How to Use the FUTURE VALUE (FV) Formula in Excel
FUTURE VALUE (FV) Formula in Excel calculates the future value of an investment based on a constant interest rate and takes into consideration compounding of interest.
- Rate (required): The interest rate per period.
- Nper (required): The total number of payments for the loan.
- Pmt (required): The payment amount made each period; it cannot change over the life of the annuity. Typically, pmt contains principal and interest but no other fees or taxes.
- Pv (optional): The present value, or the lump-sum amount that a series of future payments is worth right now. If pv is omitted, it is assumed to be 0 (zero), and you must include the pmt argument.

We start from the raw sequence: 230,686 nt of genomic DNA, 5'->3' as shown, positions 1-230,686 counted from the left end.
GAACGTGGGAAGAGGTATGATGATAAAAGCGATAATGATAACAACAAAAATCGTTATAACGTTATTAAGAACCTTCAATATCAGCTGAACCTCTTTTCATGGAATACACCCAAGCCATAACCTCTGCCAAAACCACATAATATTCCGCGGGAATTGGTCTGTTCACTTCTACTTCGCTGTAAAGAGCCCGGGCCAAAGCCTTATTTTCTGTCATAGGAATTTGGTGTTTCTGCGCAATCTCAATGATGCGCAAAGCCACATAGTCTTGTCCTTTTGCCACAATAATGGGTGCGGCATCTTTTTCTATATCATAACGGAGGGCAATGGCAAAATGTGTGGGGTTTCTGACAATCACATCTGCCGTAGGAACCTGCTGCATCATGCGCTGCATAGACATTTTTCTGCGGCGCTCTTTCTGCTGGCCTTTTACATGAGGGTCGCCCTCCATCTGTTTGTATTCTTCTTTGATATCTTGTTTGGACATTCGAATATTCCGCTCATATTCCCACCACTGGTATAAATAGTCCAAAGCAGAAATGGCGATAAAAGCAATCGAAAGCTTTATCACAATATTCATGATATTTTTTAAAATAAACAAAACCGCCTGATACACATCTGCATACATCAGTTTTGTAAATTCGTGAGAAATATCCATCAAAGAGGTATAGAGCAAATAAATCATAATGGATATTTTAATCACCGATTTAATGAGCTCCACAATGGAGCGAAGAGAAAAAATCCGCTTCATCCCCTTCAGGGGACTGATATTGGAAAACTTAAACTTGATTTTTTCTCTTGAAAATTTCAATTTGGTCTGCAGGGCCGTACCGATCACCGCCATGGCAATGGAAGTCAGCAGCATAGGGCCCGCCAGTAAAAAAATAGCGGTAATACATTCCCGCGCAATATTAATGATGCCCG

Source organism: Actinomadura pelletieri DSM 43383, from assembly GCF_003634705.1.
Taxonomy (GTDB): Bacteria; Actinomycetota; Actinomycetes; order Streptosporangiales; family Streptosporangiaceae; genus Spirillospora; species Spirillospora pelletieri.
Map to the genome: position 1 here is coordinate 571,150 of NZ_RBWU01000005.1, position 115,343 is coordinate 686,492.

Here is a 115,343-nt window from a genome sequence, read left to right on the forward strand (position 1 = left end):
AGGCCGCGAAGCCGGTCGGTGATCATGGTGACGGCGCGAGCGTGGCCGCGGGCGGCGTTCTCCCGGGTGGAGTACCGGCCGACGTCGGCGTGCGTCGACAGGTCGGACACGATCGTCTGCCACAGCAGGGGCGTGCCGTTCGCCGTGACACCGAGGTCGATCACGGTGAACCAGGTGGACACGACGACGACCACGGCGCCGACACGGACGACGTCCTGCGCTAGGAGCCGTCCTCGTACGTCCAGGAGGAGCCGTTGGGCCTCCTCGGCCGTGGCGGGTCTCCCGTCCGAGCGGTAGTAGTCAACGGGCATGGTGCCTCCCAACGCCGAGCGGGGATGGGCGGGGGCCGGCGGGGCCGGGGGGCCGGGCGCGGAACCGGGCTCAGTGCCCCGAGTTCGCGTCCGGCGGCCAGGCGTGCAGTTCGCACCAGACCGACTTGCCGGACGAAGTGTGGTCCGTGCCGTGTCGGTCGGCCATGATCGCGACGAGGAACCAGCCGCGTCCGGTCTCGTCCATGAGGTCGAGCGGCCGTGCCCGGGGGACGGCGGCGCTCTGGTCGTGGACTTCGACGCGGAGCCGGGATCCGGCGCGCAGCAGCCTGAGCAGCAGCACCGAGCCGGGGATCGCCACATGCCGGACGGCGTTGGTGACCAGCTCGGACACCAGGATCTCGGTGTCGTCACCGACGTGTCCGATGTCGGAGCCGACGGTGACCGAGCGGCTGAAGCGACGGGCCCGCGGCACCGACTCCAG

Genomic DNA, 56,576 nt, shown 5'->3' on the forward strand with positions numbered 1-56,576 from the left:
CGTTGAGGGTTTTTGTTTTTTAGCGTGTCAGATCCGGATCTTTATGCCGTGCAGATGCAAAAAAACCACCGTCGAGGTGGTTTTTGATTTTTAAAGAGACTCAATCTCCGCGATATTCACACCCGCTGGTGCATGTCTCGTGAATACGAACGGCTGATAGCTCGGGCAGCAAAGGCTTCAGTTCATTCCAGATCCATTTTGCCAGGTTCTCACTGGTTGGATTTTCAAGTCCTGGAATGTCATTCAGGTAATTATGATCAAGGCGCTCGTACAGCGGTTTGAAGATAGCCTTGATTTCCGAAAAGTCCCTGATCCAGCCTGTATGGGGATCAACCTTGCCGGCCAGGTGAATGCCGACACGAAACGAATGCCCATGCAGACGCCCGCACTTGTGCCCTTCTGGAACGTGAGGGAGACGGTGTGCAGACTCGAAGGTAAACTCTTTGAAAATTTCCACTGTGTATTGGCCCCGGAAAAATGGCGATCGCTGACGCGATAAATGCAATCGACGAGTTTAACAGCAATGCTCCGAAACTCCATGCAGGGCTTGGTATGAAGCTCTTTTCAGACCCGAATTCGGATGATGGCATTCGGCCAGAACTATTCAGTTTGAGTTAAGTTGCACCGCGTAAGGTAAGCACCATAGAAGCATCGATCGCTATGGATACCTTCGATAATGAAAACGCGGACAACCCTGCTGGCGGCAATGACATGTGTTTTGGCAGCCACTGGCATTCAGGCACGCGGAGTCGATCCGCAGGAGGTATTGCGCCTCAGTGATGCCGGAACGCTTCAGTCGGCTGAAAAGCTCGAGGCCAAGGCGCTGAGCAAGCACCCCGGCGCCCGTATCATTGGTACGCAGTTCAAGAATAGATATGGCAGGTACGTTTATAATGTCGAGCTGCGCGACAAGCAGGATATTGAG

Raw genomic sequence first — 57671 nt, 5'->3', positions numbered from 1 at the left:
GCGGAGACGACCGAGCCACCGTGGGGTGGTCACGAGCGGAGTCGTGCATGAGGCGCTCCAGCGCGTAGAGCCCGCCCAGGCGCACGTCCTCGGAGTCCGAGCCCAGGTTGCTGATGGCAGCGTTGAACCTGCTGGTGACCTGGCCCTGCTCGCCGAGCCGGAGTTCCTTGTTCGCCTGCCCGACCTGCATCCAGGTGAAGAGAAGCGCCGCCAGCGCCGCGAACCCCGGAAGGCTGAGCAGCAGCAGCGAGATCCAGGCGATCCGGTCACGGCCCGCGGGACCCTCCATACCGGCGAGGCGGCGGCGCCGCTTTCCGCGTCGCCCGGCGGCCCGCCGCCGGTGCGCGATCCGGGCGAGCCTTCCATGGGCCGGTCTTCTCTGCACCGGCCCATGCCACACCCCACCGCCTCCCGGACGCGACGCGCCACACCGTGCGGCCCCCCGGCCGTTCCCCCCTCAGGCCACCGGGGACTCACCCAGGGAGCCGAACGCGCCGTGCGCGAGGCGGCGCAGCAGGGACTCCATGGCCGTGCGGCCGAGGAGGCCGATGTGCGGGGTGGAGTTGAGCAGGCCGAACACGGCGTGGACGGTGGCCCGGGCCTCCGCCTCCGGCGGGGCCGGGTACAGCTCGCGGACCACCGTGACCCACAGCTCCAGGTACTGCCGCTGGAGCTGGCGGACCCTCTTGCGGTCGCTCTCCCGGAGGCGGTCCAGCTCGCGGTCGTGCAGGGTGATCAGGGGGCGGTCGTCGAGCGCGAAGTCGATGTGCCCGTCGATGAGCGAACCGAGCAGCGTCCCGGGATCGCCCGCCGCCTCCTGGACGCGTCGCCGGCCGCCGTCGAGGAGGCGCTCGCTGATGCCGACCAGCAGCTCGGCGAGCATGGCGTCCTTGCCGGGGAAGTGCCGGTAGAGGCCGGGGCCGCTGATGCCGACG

- Type (optional): The number 0 or 1 and indicates when payments are due (0 end of period, 1 beginning). If type is omitted, it is assumed to be 0.
A company is considering loaning money to a potential borrower under the three scenarios outline below. The interest rates, principal amounts, and term of loan differs under each scenario discussed with the borrower. They would like to know how much total interest would be earned under each scenario for the duration of the loan.
Using the FV formula, we can calculate the final repayment (principal + interest) and then subtract future value from loan present value to determine the amount of interest earned over the life of the loan.
Based on this information, the company can make a decision on which loan it wants to pursue the future value.
Option 3 is higher but it also has a higher present value looking at its higher loan amount at $6000 compared to options 1 and 2.
Hence, the company might want to make a decision on which one to go with based on the interest earned over the life of the loan which is the FV minus PV.
I hope that helps. Please leave a comment below with any questions or suggestions. For more in-depth Excel training, checkout our Ultimate Excel Training Course here. Thank you!